Four weeks before the first votes of the 2016 presidential contest, a bizarre year in U.S. politics comes to an end Thursday. With billionaire Donald Trump and Tea Party-aligned Sen. Ted Cruz leading the Republican field, the big question is whether the 2016 election will change American politics as we know it. Six factors to monitor:

 

Cruz loves the trail

Cruz is as comfortable and happy on the stump as he is uptight and gloomy on Capitol Hill. While Republican rivals like Florida Sen. Marco Rubio, former Florida Gov. Jeb Bush and Ohio Gov. John Kasich approach campaigning like a job, Cruz revels in it.

 

Rubio eyes November

Rubio’s pitch to Republican voters is focused on his electability. People who introduce him on the stump make a point to mention it, and the Floridian likes to bring it up. His message of a “new American century” and picking a leader for “tomorrow” previews themes he hopes to use against Democrat Hillary Clinton in the fall.

 

Temperament is key

There are precious few policy disagreements that separate Rubio and Cruz. Temperamentally, however, they’re opposites. While Cruz deploys rhetoric calling for a conservative revolution, Rubio offers a gentler touch in calling for a course correction to preserve the American dream. Cruz is appealing to the hard core conservative wing. Rubio is trying to court the Tea Party base while also appealing to old-school moderates.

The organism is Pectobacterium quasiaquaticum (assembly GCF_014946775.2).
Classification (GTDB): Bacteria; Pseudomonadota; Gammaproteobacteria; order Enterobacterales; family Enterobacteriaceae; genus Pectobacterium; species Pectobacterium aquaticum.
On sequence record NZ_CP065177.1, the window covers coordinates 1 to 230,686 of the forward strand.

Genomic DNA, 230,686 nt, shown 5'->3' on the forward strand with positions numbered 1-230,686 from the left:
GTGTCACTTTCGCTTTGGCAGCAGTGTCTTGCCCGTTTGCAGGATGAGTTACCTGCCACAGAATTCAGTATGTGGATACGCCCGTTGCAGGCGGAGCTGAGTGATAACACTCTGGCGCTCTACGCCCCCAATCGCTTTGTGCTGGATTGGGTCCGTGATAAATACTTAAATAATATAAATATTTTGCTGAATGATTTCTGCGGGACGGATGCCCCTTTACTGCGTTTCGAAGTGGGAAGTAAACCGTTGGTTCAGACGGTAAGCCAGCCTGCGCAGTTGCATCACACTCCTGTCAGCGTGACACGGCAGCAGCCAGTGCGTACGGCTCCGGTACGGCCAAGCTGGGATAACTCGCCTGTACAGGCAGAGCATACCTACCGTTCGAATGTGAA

ISIL and Christie rise

Not coincidentally, support for New Jersey Gov. Chris Christie among Republicans in New Hampshire and nationally has grown since the San Bernardino, Calif., shootings elevated fears of terrorist sleeper cells. “This country is in danger and we need a president who’ll protect the American people,” Christie said recently in Exeter, N.H. “The world is coming apart at the seams, and we can feel it.”

Trump base must vote

Underlying the disaffection among Trump’s predominantly white base are concerns about an economy that has left blue-collar workers behind and about demographic changes that are projected to eventually make whites a minority in the nation. That may account for Trump’s staying power. The million-dollar question in 2016 is whether the estranged and alienated voters Trump has attracted will actually vote.

 

Bush, the anti-Trump

An unexpected twist of 2015 has been the evolution of Bush — a son and brother of former presidents who entered the race as a favorite — into a message candidate. His newly dominant theme: Trump is dangerous and “unhinged,” would be a “chaos president,” and would lose to Clinton.